Never mind that President Bush’s popularity and moral authority are sinking to historic levels, his campaign to remake the United States in the image of Louis XIV’s France is continuing right on pace.
So many Americans believe that the president cannot be trusted to do the honest thing that Bush himself has directed the White House counsel to train his staff on the difference between right and wrong. But by watching a Congress that for five years has turned his every vision but a privatized Social Security into reality, you would never know that Americans are not cheering. If anything, Bush’s political miasma seems merely to have made the struggle to make the country an aristocracy even more urgent. This is another critical week in the process.
Congress — the Republican majority, that is — is rushing through the budget reconciliation process. If we can assume that the White House and the House of Representatives will largely have their way over the Senate, when they put the finishing touches on the budget the country will have taken another stride toward an economic order based on privilege, where the rich get still richer with the government’s help and where the poor and the rest grow ever weaker.
This has been going on since 2001 with the first big tax cuts for the rich and big corporations and the first big rips in the safety net. But the country was hopeful and prosperous then. Poverty was shrinking and opportunity expanding, and the most pessimistic economist could see only giant budget surpluses far into the future. All of that has changed.
When the Republican majorities began hammering out the final budget last week here is what they knew:
• The nation is running the largest budget deficits in history by far, poverty has been increasing every year since Bush took office, the middle class is shrinking, the inequality between the rich and the rest of America is escalating sharply according to the administration’s own statistics, the president has the worst jobs record since Herbert Hoover, the number of people who have to go hungry part of the year is rising, the number and percentage of Americans without health insurance is ballooning every year, and for those who are covered the costs are rising and the coverage is shrinking. The government’s healthcare research agency calculated last month that 84,000 poor Americans are dying each year — the equivalent of a Hurricane Katrina each week — because of the imbalance in healthcare coverage for low-income people.
What is Congress doing about those conditions? It is sharply reducing the number of people who can get medical attention under Medicaid and the degree of coverage they can get. Medicaid beneficiaries (an unusually high number of them in Arkansas) will have to make large co-payments and premiums for their care although research shows that this causes many not to access health care and to get sicker. It is cutting back on food assistance to the needy, slashing the government’s child-support enforcement so that poor children will lose some $2 billion a year for clothing, food and medicine they need, and tightening up on help for the working poor for their rising heating bills.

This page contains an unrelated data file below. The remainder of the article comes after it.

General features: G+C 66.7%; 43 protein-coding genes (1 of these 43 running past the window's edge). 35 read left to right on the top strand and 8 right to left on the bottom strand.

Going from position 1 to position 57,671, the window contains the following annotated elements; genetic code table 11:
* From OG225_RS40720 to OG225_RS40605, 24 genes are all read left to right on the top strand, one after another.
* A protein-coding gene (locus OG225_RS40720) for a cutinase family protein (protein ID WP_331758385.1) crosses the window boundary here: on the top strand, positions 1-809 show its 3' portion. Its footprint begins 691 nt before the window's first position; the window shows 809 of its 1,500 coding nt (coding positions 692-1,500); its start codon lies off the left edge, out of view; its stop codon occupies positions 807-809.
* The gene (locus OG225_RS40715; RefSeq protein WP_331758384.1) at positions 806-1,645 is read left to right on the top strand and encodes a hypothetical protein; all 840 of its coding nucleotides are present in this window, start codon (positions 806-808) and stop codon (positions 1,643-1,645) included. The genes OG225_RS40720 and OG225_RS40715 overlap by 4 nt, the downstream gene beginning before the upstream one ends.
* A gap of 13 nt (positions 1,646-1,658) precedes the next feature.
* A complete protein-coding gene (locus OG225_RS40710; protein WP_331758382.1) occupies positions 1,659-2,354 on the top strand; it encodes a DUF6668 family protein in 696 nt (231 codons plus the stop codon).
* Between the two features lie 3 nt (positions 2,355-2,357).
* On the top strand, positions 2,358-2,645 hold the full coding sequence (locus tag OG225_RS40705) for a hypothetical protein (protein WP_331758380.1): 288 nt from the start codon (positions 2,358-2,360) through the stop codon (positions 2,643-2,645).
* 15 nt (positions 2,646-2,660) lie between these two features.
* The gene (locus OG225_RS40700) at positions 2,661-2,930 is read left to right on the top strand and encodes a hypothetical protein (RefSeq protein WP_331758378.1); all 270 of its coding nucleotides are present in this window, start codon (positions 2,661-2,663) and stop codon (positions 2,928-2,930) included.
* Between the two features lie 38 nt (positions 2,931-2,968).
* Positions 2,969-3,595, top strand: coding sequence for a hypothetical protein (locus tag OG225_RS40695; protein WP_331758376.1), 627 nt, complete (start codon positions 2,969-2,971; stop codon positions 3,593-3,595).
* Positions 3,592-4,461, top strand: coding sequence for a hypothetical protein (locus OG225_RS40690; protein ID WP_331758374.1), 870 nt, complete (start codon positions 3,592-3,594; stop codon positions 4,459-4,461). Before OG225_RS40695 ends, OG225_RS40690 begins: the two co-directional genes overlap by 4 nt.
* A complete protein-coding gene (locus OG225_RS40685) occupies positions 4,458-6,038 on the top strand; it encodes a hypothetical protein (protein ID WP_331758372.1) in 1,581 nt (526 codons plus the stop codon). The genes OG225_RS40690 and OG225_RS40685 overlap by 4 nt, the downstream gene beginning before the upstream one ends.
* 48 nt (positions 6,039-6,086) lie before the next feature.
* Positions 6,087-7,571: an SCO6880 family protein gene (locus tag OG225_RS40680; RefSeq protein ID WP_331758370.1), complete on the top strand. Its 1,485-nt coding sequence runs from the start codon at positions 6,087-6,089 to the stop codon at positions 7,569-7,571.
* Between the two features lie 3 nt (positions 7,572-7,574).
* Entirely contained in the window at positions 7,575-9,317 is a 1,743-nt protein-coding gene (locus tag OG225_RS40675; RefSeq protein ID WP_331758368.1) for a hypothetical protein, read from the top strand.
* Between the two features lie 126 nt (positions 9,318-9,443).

Meantime, the president and House Republicans (the Senate is much saner) are pushing ahead with more tax cuts, the fifth round of tax cuts targeted at the rich since Bush took office.
Can there have been a more counterintuitive sequence of national condition and government policy than this in all the nation’s history?
The budget cuts are supposed to make way for mammoth spending on hurricane victims and to pare the five-year budget deficit by $50 billion. Polls show the public no longer considers Republicans to be the champions of fiscal restraint, so the president’s people are hoping that no one really believes that the fiscal discipline is being done on the backs of the poor. The vast promised aid for Katrina and Rita victims was quietly snuffed in the reconciliation process. But Katrina and the budget deficit are fig leaves anyway.
Next in the expedited reconciliation process is a package of tax cuts targeted at the rich that will enlarge deficit projections by $70 billion over the same five years. You do the math.
The tax package includes the extension of some of Bush’s 2001 and 2003 tax cuts for the upper bracket that are due to expire in the next two years, which will add hugely to deficit projections. One is halving the capital gains tax. Remember when Bush and our own homegrown Republicans were saying that it actually was a bonanza for low- and middle-income families in places like Arkansas, not the well-to-do?
The Treasury Department has posted the statistics on the first year of the tax cut, 2003. You might wonder how it went in our little corner.
Eighty percent of Arkansas tax filers had gross incomes of less than $50,000, but together they received only 7.5 percent of all the tax savings for Arkansans. A total of 1.1 percent of people had incomes that year greater than $200,000. They amassed 69.6 percent of the benefits.
In Bush’s America, as in Bourbon France, that obviously was not enough.